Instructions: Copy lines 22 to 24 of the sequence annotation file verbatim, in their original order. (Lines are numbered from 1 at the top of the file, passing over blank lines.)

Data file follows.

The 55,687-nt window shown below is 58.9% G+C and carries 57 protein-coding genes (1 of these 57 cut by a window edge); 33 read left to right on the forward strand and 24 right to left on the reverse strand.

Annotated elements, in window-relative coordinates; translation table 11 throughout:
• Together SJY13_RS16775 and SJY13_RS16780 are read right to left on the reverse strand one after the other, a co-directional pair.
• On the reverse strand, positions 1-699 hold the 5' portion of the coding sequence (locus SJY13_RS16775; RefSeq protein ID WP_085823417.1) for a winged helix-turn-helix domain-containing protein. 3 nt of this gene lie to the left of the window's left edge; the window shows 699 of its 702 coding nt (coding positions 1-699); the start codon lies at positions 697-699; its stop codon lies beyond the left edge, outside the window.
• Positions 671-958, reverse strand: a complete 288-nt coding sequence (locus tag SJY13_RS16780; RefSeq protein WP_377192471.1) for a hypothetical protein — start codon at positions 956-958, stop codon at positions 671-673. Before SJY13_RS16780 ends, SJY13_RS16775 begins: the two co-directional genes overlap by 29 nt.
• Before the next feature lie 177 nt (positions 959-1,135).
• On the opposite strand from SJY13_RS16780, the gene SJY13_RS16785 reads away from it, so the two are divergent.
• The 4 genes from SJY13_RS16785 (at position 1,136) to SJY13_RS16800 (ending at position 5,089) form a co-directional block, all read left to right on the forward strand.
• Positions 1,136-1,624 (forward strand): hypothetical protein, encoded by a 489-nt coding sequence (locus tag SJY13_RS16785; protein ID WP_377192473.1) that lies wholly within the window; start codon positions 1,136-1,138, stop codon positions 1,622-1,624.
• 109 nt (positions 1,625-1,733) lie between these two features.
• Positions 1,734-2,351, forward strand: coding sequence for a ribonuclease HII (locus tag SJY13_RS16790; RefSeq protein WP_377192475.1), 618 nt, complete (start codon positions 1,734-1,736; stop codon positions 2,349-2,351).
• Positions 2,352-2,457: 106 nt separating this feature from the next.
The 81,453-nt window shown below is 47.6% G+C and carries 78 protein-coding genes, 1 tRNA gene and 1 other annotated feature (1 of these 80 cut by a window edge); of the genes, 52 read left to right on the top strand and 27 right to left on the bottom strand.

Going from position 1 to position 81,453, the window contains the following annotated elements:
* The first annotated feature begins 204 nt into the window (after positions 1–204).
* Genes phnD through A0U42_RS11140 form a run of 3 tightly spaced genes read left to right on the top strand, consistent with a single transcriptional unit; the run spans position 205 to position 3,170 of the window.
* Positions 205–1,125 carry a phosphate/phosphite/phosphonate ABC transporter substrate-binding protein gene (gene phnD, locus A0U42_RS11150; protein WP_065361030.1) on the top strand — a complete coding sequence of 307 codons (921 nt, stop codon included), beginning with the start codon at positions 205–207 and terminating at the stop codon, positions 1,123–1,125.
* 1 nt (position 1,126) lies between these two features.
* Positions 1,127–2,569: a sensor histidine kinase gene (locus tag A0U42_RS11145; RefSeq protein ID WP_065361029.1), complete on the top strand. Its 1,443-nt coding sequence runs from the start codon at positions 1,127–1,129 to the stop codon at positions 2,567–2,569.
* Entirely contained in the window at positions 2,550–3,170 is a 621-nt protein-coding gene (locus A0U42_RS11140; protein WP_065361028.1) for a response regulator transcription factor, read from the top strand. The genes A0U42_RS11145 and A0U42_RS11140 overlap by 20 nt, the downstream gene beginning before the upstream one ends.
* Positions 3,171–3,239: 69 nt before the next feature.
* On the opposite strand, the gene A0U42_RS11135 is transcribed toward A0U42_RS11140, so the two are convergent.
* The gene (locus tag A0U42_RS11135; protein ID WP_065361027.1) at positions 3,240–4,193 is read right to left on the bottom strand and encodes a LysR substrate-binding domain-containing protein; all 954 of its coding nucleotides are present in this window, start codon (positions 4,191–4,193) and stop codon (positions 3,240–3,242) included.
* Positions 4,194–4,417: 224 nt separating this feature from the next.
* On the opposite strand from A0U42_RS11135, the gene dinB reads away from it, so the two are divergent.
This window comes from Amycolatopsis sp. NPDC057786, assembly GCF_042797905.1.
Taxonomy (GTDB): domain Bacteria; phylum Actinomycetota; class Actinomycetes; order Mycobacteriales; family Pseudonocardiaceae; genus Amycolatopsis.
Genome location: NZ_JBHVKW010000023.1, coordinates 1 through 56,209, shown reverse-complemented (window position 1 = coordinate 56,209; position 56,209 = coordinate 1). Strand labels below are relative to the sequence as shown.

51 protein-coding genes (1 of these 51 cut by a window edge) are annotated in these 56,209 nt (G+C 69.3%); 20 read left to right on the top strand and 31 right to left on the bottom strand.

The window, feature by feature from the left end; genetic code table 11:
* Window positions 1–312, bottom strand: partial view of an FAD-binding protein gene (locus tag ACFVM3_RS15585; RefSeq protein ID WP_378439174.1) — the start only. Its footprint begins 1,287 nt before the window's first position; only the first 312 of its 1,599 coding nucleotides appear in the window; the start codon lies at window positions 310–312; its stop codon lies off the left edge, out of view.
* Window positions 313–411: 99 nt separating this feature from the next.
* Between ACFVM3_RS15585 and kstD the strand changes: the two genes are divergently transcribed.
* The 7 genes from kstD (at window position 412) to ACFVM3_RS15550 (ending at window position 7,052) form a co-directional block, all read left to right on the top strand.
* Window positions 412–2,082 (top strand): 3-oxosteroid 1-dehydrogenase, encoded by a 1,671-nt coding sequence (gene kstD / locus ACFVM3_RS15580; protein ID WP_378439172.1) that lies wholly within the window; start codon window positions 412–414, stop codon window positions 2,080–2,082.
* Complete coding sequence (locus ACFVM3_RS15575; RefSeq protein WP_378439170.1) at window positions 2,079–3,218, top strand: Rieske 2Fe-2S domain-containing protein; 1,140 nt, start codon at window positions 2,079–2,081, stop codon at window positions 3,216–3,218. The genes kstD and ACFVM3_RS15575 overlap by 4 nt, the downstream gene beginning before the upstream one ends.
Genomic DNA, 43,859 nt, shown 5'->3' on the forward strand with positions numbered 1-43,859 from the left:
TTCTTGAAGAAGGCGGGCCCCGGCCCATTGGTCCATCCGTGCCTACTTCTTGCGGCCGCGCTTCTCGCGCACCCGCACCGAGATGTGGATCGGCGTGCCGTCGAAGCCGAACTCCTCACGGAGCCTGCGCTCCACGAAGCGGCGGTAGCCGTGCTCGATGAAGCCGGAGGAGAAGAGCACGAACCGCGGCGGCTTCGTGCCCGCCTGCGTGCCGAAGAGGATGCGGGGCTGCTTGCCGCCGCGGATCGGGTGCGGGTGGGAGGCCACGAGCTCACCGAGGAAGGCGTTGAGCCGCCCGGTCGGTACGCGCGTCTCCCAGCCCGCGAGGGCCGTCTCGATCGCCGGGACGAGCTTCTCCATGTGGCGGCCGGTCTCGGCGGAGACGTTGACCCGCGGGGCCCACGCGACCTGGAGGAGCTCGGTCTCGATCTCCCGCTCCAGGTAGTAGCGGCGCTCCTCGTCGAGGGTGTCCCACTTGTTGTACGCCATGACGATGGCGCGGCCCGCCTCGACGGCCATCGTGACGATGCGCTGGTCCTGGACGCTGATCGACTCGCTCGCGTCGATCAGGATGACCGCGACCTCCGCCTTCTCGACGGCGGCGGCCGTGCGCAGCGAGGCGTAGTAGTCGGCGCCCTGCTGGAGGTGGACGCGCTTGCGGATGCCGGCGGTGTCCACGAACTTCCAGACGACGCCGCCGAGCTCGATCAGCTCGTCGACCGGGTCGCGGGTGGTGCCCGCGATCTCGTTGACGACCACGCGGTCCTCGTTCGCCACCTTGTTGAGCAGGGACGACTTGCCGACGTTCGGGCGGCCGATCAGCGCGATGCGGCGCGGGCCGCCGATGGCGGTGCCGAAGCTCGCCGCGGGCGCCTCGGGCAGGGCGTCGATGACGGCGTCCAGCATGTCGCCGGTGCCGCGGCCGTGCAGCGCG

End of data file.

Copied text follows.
* On the opposite strand, the gene A0U42_RS11135 is transcribed toward A0U42_RS11140, so the two are convergent.
* The gene (locus tag A0U42_RS11135; protein ID WP_065361027.1) at positions 3,240–4,193 is read right to left on the bottom strand and encodes a LysR substrate-binding domain-containing protein; all 954 of its coding nucleotides are present in this window, start codon (positions 4,191–4,193) and stop codon (positions 3,240–3,242) included.
* Positions 4,194–4,417: 224 nt separating this feature from the next.